Schlossberg votes to expand ban on handheld devices while driving

HARRISBURG, April 10 – Rep. Mike Schlossberg applauded state House passage of legislation that would expand Pennsylvania’s ban on heldheld devices while driving.

“When I was a member of Allentown City Council, the first piece of legislation I introduced looked very similar to this,” said Schlossberg, D-Lehigh. “We passed that bill, but the brakes were immediately slammed on the effort as it became clear only state law could make such a ban. When the Senate concurs and Gov. Shapiro signs this legislation, Pennsylvania’s roads will be safer, and Allentown’s prior efforts are proven to be worthwhile.”  

Senate Bill 37 would take steps to ban the use of handheld cell phones and other similar devices while driving a vehicle. It would make exceptions for certain devices, hands-free use, emergency notification purposes, use for emergency response and items exempt under certain federal laws. Unauthorized use would face a $50 fine.

“Handheld devices provide more and more opportunities to view content and distract drivers with accidents being the result. I’ve been rear-ended by somebody on Route 22 who was looking down at her phone while we were in heavy traffic. A member of my staff, with a baby in the car, was rear-ended by somebody who didn’t stop at a stop light because the other driver was texting,” said Schlossberg. “Those are personal stories and thankfully nobody was hurt.”

Schlossberg noted that his interest in the area largely started because of the tragic story of Jacy Good, a college classmate of his who nearly died in a car accident – caused by a distracted driver – that took the life of her parents on the day that she graduated from college.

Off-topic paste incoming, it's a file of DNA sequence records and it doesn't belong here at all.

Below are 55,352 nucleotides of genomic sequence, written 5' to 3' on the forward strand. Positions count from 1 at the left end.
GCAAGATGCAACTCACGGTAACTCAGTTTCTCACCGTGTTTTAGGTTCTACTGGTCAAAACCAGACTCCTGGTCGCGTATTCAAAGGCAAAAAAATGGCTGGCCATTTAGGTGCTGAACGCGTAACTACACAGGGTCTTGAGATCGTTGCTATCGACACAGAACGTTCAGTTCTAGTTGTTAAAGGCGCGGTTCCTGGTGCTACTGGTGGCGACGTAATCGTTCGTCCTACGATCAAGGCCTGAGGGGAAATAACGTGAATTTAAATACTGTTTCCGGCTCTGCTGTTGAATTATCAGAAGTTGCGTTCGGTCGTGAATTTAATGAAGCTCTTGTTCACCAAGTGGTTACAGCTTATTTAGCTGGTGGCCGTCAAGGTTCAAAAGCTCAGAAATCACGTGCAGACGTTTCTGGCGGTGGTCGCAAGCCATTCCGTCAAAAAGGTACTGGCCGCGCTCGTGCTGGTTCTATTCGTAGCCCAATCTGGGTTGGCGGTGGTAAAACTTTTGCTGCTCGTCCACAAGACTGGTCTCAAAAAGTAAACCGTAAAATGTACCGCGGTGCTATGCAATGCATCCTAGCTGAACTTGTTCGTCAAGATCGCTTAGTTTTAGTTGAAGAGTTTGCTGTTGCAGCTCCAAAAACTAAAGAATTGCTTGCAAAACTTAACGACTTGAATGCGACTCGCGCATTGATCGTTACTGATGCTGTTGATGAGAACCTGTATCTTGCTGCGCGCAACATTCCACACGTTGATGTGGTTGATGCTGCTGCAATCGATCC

Schlossberg said one in eight fatal crashes involve a distracted driver and about half of those fatalities are not the distracted driver, meaning somebody else is paying for that irresponsibility. Estimates show that distracted driving accidents cost the American economy $100 billion in lost productivity, legal and court costs, emergency and medical costs, lost time on roadways and property damage.

“Thanks to hands-free technology, there are many ways to use GPS, make emergency phone calls, or even listen to music safely,” said Schlossberg. “I know we live in a world of rapid communication, but keeping our roads safe is a critical responsibility and I am glad Pennsylvania is finally moving to take these steps.”  

Pennsylvania would join numerous other states in putting these important safety measures in place:

  • 27 states and the District of Columbia have banned drivers from handheld phone use while driving.
  • 49 states have banned texting while driving for all drivers.
  • 36 states and the District of Columbia prohibit all cell phone use by novice drivers.
  • 18 states and the District of Columbia prohibit school bus drivers from cell phone use while driving.